Edwidge Danticat wrote Wadley’s story for Girl Rising, helping to bring the inspiring Haiti set chapter of the film to life, and has released a new project with a young girl at the center. Edwidge’s project, a novel titled _Claire of the Sea Light, was released on August 27th. This work of fiction brings us deep into the intertwined lives of a small seaside town in Haiti where a little girl, the daughter of a fisherman, has gone missing. Edwidge tells us about how Claire, her novel’s protagonist, is not so different than Girl Rising’s Wadley. _


This past spring, Girl Rising, a documentary I had contributed to, was screened in theaters all around the United States and later on CNN. The film told the stories of nine girls in nine different countries, all fighting to get an education.
Each girl was paired with a writer from her country and I had the honor of being paired with Wadley, an eight-year-old girl from Port-au-Prince. Wadley had survived the devastation of the 2010 earthquake along with her family, and she had lived in a tent city for weeks.
When I traveled to Haiti to meet her, I found a sweet and intelligent  girl, who over time gradually began to talk to me. And I, in turn, despite the hardship she had suffered, loved hearing Wadley’s stories. I have an eight-year-old daughter, Mira, and I know how both pensive and dreamy eight-year-olds can be. In Wadley, I saw not only a great deal of both of Mira and her sister Leila, but also some of myself.
I grew up in an extended family that was a lot like Wadley’s, where family meant not just blood relatives, but also neighbors and friends. Wadley is lucky to have an extraordinary family, people who love her deeply and want to see her have a bright future. 
The same can be said of Claire Limyè Lanmè, the main character in my new work of fiction, Claire of the Sea Light. Claire’s mother dies in childbirth and when Claire is seven years old, her fisherman father, hoping to give her a better life, faces the heartwrenching decision of whether or not to give her away to someone else. Claire’s potential new mother  has known Claire since the day she was born, but she is also  wounded, a person full of secrets, a person who has also lost a child of her own.  She is one of many people in this one small Haitian town whose lives Claire enters in and out of on her way to having her fate decided, over the course of the evening that frames the book.  I feel blessed to have worked on both Girl Rising and Claire of the Sea Light at around the same time. Among the many things that the documentary and the book—a work of fiction—have in common is that  they both try to tell a larger story via the life of one girl.  In Girl Rising the message is that girls must receive their community’s (one might argue their world’s) support in getting an education. One can also not ignore the effect that  global economic policies, which destroy the lives and financial independence of poor people in the developing world, have in making it nearly impossible for them to feed, nurture and educate both their boys and girls.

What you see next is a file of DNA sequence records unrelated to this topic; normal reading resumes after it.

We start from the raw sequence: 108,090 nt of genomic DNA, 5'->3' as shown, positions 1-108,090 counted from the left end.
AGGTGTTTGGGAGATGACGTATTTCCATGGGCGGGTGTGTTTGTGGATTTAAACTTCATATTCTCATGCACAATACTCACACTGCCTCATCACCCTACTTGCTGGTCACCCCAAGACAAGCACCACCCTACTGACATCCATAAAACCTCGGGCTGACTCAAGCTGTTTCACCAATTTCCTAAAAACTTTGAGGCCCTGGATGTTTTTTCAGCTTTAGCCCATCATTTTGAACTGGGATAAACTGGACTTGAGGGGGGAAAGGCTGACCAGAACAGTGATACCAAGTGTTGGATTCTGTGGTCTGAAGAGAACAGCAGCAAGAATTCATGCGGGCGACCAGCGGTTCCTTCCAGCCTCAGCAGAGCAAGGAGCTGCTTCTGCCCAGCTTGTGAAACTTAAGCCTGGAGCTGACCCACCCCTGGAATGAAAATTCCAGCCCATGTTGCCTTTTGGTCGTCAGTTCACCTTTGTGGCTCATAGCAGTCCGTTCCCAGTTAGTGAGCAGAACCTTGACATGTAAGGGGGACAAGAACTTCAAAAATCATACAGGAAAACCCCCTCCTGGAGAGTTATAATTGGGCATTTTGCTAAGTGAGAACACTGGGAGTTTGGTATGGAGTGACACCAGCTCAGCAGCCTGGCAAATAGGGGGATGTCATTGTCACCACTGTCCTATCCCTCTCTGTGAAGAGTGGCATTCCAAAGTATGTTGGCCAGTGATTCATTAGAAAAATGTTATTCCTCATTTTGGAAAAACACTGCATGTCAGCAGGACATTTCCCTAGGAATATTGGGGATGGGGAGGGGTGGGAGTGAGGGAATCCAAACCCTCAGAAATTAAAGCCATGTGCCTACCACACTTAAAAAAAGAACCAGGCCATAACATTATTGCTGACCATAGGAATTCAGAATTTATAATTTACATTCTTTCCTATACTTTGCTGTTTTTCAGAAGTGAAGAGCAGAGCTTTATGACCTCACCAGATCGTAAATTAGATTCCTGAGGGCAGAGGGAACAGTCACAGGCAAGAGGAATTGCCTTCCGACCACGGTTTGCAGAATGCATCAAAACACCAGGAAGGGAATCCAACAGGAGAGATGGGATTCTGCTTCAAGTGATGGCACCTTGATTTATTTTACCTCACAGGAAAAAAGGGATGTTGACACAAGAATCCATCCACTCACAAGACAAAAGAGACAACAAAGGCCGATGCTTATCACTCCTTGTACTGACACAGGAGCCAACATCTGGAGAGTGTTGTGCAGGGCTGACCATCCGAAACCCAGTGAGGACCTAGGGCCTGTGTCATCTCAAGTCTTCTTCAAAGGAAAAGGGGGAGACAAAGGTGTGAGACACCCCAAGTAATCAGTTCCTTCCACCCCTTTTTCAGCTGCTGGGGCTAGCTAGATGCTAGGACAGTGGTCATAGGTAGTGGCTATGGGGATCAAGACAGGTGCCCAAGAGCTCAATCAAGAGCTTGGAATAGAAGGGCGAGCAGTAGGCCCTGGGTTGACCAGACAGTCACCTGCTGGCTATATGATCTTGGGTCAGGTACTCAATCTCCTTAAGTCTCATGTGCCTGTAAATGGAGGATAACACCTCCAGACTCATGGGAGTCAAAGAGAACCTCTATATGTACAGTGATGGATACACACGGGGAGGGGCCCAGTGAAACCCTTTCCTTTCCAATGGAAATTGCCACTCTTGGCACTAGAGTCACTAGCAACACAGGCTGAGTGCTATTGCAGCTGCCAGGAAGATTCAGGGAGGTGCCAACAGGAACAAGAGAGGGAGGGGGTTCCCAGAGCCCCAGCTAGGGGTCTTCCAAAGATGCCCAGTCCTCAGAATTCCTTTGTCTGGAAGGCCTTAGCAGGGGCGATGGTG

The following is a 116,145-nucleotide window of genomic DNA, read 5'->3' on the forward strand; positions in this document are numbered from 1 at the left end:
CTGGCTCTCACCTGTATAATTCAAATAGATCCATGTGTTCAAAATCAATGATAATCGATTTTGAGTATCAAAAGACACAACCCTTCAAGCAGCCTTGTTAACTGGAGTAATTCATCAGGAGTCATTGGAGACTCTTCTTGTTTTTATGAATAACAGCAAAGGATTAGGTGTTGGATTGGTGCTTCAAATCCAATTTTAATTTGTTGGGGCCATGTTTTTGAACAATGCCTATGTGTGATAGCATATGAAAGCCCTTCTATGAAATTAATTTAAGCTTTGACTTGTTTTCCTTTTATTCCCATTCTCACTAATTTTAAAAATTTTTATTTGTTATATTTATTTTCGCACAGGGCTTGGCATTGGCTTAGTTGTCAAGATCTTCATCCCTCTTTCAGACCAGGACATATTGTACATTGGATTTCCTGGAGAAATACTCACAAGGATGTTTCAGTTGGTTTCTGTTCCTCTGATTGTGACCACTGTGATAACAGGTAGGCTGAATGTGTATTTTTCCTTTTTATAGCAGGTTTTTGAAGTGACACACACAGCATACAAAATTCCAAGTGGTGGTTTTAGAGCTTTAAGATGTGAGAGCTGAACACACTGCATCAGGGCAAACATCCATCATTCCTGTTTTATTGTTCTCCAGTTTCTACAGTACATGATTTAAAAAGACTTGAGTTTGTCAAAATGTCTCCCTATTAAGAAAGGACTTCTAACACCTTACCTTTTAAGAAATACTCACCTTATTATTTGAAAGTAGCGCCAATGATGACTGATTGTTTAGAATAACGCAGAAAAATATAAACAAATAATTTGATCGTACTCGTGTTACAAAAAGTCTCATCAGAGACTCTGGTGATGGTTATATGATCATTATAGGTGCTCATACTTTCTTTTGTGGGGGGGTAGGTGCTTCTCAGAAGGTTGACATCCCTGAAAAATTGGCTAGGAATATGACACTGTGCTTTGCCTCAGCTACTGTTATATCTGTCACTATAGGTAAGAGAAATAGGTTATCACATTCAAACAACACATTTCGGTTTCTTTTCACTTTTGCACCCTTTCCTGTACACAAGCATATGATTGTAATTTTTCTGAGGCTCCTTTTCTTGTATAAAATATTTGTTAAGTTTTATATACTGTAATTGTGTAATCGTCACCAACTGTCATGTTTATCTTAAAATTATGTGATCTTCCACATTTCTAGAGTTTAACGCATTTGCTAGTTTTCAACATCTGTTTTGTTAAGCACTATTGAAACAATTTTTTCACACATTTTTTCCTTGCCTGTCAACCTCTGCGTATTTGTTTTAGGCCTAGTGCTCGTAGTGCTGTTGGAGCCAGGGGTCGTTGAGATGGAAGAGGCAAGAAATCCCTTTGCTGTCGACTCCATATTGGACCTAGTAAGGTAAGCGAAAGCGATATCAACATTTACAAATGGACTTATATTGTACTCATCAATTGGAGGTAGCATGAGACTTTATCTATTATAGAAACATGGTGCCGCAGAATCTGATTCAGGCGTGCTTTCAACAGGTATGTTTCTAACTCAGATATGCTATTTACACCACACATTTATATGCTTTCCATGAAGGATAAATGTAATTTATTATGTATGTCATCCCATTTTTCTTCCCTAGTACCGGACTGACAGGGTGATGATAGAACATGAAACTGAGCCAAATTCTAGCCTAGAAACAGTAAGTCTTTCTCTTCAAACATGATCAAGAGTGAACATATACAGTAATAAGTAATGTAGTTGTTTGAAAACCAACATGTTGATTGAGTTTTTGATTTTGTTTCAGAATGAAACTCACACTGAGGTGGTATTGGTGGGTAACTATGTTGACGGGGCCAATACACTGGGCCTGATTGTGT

In Claire’s case, I was writing something from my imagination; it was fiction, and things are a lot more nuanced. The message—if there is one—is for the reader to determine. In the case of the amazing girls in Girl Rising, things were all too real. And the message too was super real, we MUST educate our girls. Working on both projects was equally moving. When I see or talk to Wadley or her family members now, I feel as though I had known them my whole life. And when I look at the cover of Claire of the Sea Light, my face always lights up because the cover girl is my daughter Mira.
 And though all these girls are so different, connecting them does not feel like too much of a stretch to me. Because an extra benefit of writing a story like Claire’s is to get rid of my own worst fears. What if this was my daughter? I would ask myself as I was writing the book. What if I had to face the choice her father faces? The difficult choices that the parents of all girls in Girl Rising face? What if Claire were my daughter? What if these other girls in the film were my daughters?
And then I’d remember that, in some way or other, every child is mine, and ours. Read the Washington Post review of Edwidge’s _Claire of the Sea Lighthttp://wapo.st/15x8GkS_